Clearly, fighters are only “foreign” if they do not serve US power. The assumption therefore teaches us that American soldiers cannot be considered foreign in a land that belongs to America, a land that has been subject to American conquest. The “facilitators” of war money, weapons, and fighters from America are not subject to the same standards either, for the same reasons mentioned above.

By entertaining these assertions handed down by the lords of state power and propaganda, the Washington Post is, by presupposition, giving the discredited and utterly illegal US invasion and occupation of Iraq, a stamp of legitimacy. This sort of ratification of illegal and immoral state terror and aggression is a serious barrier to peace. It reinforces deeply entrenched imperial beliefs and assumptions that guarantee the continued suffering of millions of victims of US crimes, not only in the Middle East, but worldwide.

Speaking of the world, “senior US officials” seem to have an interesting conception of what is “global.” Again, restated in the Washington Post unremarkably and without question, US officials pointed to the “global threat” in Syria’s “backyard,” (a reference to “foreign fighters” crossing Syrian/Iraqi border) as one of its justifications for the assault.

Coincidentally, the leading global polls consistently show that a majority of the world sees American involvement in Iraq, not Syrian, as the leading source of instability in the world. Even in Europe, the area of the world most sympathetic to the US, the US was cited as the greatest threat to peace and stability.A 2007 survey conducted by Harris Research for the Financial Times showed that Europeans saw America as the greatest threat to global stability. The 2006 Pew Research Center Poll, which surveyed 15 different countries, showed that the presence of the US in Iraq was understood to be the greatest danger to world peace. To allow such a blatantly misleading and false statement go unchallenged and unchecked is simply more evidence of the Washington Post’s role as a platform for state propaganda glorifying and rationalizing US global domination through force and violence.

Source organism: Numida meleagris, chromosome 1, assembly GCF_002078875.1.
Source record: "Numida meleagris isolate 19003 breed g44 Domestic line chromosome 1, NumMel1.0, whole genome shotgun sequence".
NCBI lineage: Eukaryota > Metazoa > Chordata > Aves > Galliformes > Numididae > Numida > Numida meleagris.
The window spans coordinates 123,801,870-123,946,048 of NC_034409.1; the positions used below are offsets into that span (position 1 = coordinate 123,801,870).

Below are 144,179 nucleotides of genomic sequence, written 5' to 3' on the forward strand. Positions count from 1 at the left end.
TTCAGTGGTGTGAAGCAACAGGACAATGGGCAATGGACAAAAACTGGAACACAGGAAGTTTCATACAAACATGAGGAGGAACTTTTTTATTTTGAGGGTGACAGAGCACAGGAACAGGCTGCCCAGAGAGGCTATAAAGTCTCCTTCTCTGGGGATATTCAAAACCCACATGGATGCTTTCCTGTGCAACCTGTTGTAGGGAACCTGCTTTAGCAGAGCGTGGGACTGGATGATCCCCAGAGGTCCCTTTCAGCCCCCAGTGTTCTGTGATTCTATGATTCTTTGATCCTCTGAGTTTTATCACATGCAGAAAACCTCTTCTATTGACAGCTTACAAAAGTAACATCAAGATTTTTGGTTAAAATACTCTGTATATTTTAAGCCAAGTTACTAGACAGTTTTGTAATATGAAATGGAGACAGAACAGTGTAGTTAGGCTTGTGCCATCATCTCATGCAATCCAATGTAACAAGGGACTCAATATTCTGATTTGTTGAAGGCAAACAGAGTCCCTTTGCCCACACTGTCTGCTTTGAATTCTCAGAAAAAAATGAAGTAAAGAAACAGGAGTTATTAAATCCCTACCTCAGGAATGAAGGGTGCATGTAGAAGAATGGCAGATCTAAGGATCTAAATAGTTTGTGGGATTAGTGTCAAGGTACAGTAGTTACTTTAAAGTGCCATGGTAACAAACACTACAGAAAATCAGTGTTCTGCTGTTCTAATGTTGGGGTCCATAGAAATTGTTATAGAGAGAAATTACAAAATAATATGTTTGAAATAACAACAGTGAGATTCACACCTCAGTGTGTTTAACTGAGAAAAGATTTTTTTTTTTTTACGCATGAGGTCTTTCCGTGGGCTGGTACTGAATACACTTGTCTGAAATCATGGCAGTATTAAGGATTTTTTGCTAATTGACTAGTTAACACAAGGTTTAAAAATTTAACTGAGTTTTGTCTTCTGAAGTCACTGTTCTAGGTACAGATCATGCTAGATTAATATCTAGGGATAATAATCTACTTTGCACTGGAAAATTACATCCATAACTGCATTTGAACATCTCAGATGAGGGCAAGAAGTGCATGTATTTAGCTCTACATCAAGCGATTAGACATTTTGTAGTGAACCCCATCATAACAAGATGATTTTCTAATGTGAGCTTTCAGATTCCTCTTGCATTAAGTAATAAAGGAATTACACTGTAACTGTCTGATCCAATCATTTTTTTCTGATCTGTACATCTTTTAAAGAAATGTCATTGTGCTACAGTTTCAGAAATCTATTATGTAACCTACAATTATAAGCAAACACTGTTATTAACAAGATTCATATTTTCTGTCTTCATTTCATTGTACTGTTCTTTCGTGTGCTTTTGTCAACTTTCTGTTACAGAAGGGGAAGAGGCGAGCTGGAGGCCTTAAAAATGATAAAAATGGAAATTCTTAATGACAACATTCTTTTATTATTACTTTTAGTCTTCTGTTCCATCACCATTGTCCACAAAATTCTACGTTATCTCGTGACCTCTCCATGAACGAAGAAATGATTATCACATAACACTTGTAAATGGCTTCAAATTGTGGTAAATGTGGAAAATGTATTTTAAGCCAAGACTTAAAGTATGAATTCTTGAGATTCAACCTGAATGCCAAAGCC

US terror such as the recent attack on Syria is regrettably, not an unfamiliar scene, but more so, the official US policy for decades. The dismal and propagandistic coverage and reporting of such events in mainstream newspapers such as the Washington Post is also an old and powerful institution in American life.

However, the casual extension of US terror and aggression in the region to two additional sovereign nations in less than a month, (Syria and Pakistan) signal, even by Washington’s grim standards, a new sort of bold, reckless, and systematic disregard for global and national conventions such as US law, international law, (binding) UN resolutions, and human rights accords. The open declarations of US terrorism as reported respectably and unchallenged in mainstream publications are telling as to the boundless nature of the US crusade for global domination and the lengths that media outlets will stretch themselves to in order to conform to the dictates of elite interest and state power.

So long as the American mind is held hostage by a system of thought control which adheres to the doctrine that textbook international terrorism is “the only way [the US] can deal with” independent and sovereign nations, the power structure will continue to do as it pleases no matter how many people it slaughters along the way.The quoted words are those of military analyst, Anthony Cordesman, as quoted in the Washington Post, advocating state terror as a reasonable way of “dealing” with nations not subservient enough to the US.